A few years ago, one of the BCG team attended a popular comedian's work-in-progress show in London with a friend, which was a tad more expensive than you'd usually expect for the fairly underwhelming, hour-long performance.
Still, the bonus here was a free DVD copy of the comic's previous TV series. But that proved a bit underwhelming too. "Do people still watch DVDs?", the friend wondered. This was back in late 2014.
It's a question you can't help but ponder as you peruse the little pile of DVDs or Blu-rays you've probably accumulated over Christmas: will there be a pile again in a year's time, or the Christmas after that? And if not, what on earth will we buy people instead? These are the ups and downs of the online takeover. Imagine just getting to the point where your stand-up career is going well enough to release a DVD, only to discover that people are ditching their DVD players. Ouch.
For comics, getting a Netflix special - and a potential global audience - is clearly the next big thing, and it's interesting to look at how all media may change over the next few years. Will we still be reading physical newspapers? At the height of the tabloid sales boom back in the 1980s, big-prize bingo was their main selling point. Now you can get free bingo online, and a lot of the newspapers' content too - even if certain papers run a semi-separate online operation, with their websites more fragrantly salacious.
There are still a plethora of magazines on newsagents' shelves, but those performing best tend to be glossy coffee-table affairs. Meanwhile sales of premium, glossy vinyl records are on the up, with CDs being killed off by streams and downloads. Perhaps that offers an answer for comedians wanting to preserve their work on some lasting physical product: the old American album model.
Comedy albums were always a big deal in the States. Where the vast majority of UK comics tend to get a new show together for the Edinburgh Fringe, you'd hear US stand-ups talk about honing material for the next album, as Richard Pryor, Steve Martin and Bob Newhart did. It's a nice idea - comedians going back to vinyl - and certainly works for many musicians nowadays: release your new stuff relatively cheaply as an audio download, to spread the word as widely as possible, but then also press up some pricier LPs for the diehards - and the grandchildren, one day.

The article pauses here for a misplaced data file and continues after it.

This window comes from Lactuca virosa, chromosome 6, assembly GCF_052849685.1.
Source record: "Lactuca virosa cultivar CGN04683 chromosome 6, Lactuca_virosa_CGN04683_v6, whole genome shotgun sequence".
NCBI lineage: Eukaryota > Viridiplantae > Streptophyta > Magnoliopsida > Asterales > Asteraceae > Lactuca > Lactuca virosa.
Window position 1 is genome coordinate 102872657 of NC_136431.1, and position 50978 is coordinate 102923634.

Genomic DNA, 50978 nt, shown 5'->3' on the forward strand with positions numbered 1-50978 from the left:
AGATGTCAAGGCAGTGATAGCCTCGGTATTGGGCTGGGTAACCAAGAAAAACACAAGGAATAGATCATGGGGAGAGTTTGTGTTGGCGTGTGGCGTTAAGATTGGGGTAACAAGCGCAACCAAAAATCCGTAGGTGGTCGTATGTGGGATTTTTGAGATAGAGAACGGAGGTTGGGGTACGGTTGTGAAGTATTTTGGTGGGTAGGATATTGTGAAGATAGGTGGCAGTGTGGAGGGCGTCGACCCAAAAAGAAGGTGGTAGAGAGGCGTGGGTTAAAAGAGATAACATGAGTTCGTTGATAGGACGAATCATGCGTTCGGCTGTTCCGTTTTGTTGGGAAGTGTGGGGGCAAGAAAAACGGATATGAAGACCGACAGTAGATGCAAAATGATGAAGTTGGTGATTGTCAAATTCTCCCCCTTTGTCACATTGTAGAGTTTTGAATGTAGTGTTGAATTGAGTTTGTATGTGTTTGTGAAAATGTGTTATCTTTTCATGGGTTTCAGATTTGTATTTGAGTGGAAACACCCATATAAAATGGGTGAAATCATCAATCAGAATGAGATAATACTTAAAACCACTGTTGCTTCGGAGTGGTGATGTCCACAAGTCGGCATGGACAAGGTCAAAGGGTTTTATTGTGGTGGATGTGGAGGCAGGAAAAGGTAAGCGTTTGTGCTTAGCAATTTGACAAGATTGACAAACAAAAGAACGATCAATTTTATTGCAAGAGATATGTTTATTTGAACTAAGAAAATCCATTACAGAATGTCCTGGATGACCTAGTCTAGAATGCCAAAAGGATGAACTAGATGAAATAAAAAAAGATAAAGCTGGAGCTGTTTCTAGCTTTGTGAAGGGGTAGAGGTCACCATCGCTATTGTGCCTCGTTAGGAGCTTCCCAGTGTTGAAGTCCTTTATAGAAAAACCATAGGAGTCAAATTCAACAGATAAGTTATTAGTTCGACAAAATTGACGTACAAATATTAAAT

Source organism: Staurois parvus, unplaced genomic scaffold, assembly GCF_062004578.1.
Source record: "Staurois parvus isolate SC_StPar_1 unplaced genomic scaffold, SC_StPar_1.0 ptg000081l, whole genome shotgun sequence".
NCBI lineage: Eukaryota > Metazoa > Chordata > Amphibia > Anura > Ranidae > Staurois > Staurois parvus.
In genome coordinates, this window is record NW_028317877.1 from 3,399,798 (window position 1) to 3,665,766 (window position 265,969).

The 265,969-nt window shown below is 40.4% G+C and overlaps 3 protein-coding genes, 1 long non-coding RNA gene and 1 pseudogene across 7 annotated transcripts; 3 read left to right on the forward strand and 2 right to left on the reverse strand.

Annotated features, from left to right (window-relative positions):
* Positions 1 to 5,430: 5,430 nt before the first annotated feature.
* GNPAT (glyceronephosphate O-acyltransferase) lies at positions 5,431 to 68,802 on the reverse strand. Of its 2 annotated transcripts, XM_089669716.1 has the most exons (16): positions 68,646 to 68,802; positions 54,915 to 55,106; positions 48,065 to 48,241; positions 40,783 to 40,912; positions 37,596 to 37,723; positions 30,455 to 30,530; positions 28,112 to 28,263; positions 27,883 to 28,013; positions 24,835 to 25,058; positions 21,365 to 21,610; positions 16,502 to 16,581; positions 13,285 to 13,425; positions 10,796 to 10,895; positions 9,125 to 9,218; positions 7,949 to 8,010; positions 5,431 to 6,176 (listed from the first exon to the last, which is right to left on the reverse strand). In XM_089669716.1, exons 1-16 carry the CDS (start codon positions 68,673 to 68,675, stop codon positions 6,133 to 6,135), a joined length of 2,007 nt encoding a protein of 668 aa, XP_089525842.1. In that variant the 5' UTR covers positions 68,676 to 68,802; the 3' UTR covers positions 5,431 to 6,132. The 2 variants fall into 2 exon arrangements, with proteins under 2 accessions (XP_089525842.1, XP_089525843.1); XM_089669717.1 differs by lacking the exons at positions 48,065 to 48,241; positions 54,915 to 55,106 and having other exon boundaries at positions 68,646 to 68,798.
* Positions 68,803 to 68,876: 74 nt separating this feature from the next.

What if people haven't got record players, though? Well, that doesn't seem to matter. One intriguing fact that's emerged from the vinyl upsurge is that something like 48% of purchasers never actually play them; they just buy them for the visual appeal, to support the artist, or to show off. Why bother fiddling about with a disc when you can play the MP3 version at the touch of a button - or ask Alexa to stream it?
That seems increasingly the case for DVDs too, as the very concept of finding, opening and playing one now seems overly fiddly to many. US sales were down 10% this past year, after a 14% drop the year before. But then big sales aren't always the point. There are still several fine UK companies releasing DVDs from great TV shows, films and comedians they love, just to get the work out there, physically, forever.
And hopefully there are enough comedy fans who'll keep a DVD or Blu-ray player set up for whenever they do. The disc isn't dead just yet.